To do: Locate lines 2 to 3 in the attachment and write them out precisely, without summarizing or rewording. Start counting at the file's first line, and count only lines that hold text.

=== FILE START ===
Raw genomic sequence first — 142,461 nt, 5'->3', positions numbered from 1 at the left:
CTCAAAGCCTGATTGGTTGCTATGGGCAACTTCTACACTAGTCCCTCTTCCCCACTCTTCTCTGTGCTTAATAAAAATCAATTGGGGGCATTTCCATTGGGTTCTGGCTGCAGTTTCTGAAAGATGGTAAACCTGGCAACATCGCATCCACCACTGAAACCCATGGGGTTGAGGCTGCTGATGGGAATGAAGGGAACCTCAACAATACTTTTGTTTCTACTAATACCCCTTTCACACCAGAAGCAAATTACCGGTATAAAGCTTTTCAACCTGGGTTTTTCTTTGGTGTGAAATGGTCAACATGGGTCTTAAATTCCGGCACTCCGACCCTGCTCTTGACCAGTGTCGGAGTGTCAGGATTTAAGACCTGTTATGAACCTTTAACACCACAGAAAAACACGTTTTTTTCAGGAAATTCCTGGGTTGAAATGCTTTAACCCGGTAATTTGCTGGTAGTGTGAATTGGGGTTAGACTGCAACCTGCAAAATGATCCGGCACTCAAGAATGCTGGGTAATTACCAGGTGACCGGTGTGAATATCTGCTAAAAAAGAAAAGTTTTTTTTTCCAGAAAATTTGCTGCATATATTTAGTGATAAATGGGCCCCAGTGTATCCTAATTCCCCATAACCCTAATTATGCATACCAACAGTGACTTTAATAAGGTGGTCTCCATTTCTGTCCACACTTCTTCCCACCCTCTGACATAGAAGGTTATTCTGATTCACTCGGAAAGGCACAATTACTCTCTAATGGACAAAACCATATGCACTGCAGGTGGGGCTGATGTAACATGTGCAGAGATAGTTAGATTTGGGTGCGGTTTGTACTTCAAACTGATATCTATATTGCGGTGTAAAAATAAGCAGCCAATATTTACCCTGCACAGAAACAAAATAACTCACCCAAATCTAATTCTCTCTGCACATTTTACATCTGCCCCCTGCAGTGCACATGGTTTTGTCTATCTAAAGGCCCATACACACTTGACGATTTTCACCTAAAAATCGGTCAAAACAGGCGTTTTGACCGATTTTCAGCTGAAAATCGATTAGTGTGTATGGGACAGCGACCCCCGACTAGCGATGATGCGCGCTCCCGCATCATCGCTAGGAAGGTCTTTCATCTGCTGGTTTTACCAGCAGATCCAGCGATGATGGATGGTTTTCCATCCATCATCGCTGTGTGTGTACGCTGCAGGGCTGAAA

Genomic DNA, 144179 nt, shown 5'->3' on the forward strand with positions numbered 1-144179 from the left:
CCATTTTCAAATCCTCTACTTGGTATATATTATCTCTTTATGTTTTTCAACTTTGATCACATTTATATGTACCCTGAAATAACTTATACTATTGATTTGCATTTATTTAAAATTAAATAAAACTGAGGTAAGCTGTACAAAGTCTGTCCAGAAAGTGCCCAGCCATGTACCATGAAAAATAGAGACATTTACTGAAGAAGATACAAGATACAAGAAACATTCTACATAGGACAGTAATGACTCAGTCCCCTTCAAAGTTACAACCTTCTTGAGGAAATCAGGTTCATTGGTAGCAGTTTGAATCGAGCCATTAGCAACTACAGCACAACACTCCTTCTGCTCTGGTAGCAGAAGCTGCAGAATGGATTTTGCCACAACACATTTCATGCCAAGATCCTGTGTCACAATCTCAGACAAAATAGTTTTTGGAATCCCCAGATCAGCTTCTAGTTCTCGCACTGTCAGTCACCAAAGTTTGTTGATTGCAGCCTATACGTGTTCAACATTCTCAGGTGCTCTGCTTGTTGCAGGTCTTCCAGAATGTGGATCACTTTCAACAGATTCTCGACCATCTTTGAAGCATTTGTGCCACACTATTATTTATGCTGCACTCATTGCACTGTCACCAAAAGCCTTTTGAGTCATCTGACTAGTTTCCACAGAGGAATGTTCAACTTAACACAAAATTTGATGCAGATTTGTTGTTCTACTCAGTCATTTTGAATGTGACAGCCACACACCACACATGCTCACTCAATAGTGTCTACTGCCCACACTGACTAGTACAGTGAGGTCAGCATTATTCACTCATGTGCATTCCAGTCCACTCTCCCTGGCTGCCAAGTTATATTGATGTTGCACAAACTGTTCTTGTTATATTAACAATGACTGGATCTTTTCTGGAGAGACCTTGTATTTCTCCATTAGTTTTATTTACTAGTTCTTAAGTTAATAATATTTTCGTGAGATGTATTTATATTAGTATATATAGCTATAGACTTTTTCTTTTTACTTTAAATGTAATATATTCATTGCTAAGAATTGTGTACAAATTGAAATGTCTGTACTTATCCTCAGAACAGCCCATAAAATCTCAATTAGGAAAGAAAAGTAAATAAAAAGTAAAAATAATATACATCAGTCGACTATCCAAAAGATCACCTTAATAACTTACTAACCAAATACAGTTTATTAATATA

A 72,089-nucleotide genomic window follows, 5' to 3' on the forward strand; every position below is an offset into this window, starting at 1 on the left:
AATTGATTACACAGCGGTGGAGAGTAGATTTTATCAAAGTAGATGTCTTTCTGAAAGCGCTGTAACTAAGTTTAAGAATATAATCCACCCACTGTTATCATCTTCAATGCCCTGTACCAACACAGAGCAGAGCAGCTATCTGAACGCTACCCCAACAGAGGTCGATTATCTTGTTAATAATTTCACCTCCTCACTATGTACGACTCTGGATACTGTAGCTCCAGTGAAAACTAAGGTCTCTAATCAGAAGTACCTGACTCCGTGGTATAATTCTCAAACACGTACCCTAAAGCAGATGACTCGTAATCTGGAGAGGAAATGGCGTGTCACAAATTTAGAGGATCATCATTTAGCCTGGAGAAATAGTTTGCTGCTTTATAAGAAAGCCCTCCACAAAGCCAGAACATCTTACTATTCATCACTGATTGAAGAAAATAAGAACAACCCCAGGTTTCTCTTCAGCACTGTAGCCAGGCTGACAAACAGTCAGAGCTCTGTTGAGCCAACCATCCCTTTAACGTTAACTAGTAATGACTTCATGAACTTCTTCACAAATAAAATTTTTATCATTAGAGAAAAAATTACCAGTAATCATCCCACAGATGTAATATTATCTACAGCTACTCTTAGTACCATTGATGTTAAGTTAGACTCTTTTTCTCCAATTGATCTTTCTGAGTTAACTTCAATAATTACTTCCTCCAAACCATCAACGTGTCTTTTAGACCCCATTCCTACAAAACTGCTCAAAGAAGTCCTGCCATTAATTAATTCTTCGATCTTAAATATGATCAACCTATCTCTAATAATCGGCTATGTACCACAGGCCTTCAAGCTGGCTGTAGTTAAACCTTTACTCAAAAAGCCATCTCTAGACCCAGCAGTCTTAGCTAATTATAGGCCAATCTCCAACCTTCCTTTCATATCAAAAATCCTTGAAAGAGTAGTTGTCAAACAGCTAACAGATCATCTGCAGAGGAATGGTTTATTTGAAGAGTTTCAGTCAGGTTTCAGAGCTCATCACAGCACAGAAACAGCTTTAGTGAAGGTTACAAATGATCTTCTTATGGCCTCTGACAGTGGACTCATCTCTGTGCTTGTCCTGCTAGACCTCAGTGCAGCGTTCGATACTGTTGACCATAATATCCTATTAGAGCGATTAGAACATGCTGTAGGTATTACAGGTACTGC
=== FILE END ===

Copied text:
CTCAAAGCCTGATTGGTTGCTATGGGCAACTTCTACACTAGTCCCTCTTCCCCACTCTTCTCTGTGCTTAATAAAAATCAATTGGGGGCATTTCCATTGGGTTCTGGCTGCAGTTTCTGAAAGATGGTAAACCTGGCAACATCGCATCCACCACTGAAACCCATGGGGTTGAGGCTGCTGATGGGAATGAAGGGAACCTCAACAATACTTTTGTTTCTACTAATACCCCTTTCACACCAGAAGCAAATTACCGGTATAAAGCTTTTCAACCTGGGTTTTTCTTTGGTGTGAAATGGTCAACATGGGTCTTAAATTCCGGCACTCCGACCCTGCTCTTGACCAGTGTCGGAGTGTCAGGATTTAAGACCTGTTATGAACCTTTAACACCACAGAAAAACACGTTTTTTTCAGGAAATTCCTGGGTTGAAATGCTTTAACCCGGTAATTTGCTGGTAGTGTGAATTGGGGTTAGACTGCAACCTGCAAAATGATCCGGCACTCAAGAATGCTGGGTAATTACCAGGTGACCGGTGTGAATATCTGCTAAAAAAGAAAAGTTTTTTTTTCCAGAAAATTTGCTGCATATATTTAGTGATAAATGGGCCCCAGTGTATCCTAATTCCCCATAACCCTAATTATGCATACCAACAGTGACTTTAATAAGGTGGTCTCCATTTCTGTCCACACTTCTTCCCACCCTCTGACATAGAAGGTTATTCTGATTCACTCGGAAAGGCACAATTACTCTCTAATGGACAAAACCATATGCACTGCAGGTGGGGCTGATGTAACATGTGCAGAGATAGTTAGATTTGGGTGCGGTTTGTACTTCAAACTGATATCTATATTGCGGTGTAAAAATAAGCAGCCAATATTTACCCTGCACAGAAACAAAATAACTCACCCAAATCTAATTCTCTCTGCACATTTTACATCTGCCCCCTGCAGTGCACATGGTTTTGTCTATCTAAAGGCCCATACACACTTGACGATTTTCACCTAAAAATCGGTCAAAACAGGCGTTTTGACCGATTTTCAGCTGAAAATCGATTAGTGTGTATGGGACAGCGACCCCCGACTAGCGATGATGCGCGCTCCCGCATCATCGCTAGGAAGGTCTTTCATCTGCTGGTTTTACCAGCAGATCCAGCGATGATGGATGGTTTTCCATCCATCATCGCTGTGTGTGTACGCTGCAGGGCTGAAA

Genomic DNA, 144179 nt, shown 5'->3' on the forward strand with positions numbered 1-144179 from the left: